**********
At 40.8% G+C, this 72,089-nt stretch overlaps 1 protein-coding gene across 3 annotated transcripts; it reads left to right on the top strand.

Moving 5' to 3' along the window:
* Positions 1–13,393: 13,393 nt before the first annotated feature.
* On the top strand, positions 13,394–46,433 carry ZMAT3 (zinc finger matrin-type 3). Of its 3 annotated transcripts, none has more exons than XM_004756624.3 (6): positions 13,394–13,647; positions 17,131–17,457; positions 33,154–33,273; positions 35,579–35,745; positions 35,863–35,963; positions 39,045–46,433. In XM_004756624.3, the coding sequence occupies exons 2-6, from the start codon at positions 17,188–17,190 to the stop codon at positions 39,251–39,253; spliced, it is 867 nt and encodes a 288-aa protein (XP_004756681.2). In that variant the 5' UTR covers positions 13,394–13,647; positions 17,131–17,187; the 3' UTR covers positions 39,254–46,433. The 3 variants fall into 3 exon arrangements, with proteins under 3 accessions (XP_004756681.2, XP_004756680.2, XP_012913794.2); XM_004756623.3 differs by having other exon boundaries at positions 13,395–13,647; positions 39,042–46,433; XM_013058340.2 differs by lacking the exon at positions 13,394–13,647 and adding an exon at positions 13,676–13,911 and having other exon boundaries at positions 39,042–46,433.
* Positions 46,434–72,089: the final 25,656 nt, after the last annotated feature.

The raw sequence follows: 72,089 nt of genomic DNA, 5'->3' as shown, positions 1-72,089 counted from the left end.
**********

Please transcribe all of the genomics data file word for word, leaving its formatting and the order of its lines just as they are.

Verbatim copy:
At 40.8% G+C, this 72,089-nt stretch overlaps 1 protein-coding gene across 3 annotated transcripts; it reads left to right on the top strand.

Moving 5' to 3' along the window:
* Positions 1–13,393: 13,393 nt before the first annotated feature.
* On the top strand, positions 13,394–46,433 carry ZMAT3 (zinc finger matrin-type 3). Of its 3 annotated transcripts, none has more exons than XM_004756624.3 (6): positions 13,394–13,647; positions 17,131–17,457; positions 33,154–33,273; positions 35,579–35,745; positions 35,863–35,963; positions 39,045–46,433. In XM_004756624.3, the coding sequence occupies exons 2-6, from the start codon at positions 17,188–17,190 to the stop codon at positions 39,251–39,253; spliced, it is 867 nt and encodes a 288-aa protein (XP_004756681.2). In that variant the 5' UTR covers positions 13,394–13,647; positions 17,131–17,187; the 3' UTR covers positions 39,254–46,433. The 3 variants fall into 3 exon arrangements, with proteins under 3 accessions (XP_004756681.2, XP_004756680.2, XP_012913794.2); XM_004756623.3 differs by having other exon boundaries at positions 13,395–13,647; positions 39,042–46,433; XM_013058340.2 differs by lacking the exon at positions 13,394–13,647 and adding an exon at positions 13,676–13,911 and having other exon boundaries at positions 39,042–46,433.
* Positions 46,434–72,089: the final 25,656 nt, after the last annotated feature.

The raw sequence follows: 72,089 nt of genomic DNA, 5'->3' as shown, positions 1-72,089 counted from the left end.